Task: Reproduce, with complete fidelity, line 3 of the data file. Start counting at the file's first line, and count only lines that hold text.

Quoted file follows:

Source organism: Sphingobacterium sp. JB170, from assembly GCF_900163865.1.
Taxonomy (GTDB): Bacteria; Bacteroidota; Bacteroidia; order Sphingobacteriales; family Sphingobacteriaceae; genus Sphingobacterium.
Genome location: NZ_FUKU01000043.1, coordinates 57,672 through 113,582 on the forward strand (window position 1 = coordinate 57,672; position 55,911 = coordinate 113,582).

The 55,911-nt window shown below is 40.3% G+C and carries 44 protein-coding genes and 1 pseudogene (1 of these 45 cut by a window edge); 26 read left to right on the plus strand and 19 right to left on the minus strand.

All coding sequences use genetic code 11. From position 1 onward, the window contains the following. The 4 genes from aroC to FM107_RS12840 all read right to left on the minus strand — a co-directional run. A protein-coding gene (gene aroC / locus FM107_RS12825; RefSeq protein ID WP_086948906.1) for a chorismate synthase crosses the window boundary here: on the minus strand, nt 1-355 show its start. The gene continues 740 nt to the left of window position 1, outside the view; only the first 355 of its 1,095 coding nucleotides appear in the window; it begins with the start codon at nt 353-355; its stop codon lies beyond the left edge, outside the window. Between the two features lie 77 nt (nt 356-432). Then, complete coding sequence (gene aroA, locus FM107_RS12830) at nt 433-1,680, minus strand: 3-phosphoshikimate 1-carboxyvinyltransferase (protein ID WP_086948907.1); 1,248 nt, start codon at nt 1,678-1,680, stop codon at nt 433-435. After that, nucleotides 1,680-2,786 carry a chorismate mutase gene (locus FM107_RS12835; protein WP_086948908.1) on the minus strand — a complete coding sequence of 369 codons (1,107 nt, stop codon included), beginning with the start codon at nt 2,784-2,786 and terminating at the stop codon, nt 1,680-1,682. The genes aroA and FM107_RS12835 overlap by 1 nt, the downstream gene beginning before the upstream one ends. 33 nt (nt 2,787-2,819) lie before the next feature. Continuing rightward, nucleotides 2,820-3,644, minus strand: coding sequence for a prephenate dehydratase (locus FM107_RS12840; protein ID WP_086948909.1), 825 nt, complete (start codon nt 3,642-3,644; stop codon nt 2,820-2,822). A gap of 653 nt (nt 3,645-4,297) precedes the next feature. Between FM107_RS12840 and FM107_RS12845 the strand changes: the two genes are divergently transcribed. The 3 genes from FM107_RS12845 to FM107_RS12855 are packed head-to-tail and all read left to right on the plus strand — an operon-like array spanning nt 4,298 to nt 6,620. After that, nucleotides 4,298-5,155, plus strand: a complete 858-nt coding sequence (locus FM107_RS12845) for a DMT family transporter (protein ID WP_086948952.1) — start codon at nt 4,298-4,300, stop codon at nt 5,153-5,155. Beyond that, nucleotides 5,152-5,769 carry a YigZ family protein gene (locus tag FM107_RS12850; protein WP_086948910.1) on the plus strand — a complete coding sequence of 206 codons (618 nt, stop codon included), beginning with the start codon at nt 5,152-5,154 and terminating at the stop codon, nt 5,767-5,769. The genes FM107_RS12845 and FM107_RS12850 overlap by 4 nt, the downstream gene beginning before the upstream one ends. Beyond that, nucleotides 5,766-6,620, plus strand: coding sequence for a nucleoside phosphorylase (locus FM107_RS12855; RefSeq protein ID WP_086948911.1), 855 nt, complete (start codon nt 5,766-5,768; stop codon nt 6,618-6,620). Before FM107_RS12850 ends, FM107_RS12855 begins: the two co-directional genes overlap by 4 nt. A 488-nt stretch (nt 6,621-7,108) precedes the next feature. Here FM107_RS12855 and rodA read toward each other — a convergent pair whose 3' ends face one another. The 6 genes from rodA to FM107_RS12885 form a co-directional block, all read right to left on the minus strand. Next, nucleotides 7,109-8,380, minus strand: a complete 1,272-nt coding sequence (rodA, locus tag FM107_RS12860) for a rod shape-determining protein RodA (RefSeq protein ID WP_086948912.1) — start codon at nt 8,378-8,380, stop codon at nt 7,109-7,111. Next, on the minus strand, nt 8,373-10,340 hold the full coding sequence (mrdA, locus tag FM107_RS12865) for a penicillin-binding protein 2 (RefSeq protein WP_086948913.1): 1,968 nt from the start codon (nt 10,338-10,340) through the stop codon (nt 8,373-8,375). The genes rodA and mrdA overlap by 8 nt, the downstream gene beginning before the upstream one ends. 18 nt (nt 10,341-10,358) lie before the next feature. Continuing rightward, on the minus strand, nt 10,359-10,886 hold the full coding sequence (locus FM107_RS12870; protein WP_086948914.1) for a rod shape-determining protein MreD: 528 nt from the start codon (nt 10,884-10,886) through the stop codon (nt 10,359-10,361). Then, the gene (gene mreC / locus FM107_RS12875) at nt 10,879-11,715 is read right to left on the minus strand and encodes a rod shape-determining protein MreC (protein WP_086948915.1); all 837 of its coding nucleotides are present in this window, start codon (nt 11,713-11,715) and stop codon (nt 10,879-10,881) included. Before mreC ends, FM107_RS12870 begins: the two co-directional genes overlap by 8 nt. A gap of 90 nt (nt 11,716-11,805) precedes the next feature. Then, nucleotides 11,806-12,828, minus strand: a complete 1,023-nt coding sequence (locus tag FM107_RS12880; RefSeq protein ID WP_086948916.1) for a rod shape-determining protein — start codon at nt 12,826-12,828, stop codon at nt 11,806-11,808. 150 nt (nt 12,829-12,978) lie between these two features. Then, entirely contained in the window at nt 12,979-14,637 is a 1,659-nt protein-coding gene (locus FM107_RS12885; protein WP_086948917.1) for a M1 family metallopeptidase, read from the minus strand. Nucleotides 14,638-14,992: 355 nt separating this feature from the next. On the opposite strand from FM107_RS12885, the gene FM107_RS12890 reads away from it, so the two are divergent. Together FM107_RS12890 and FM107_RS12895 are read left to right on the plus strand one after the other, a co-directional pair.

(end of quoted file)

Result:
Genome location: NZ_FUKU01000043.1, coordinates 57,672 through 113,582 on the forward strand (window position 1 = coordinate 57,672; position 55,911 = coordinate 113,582).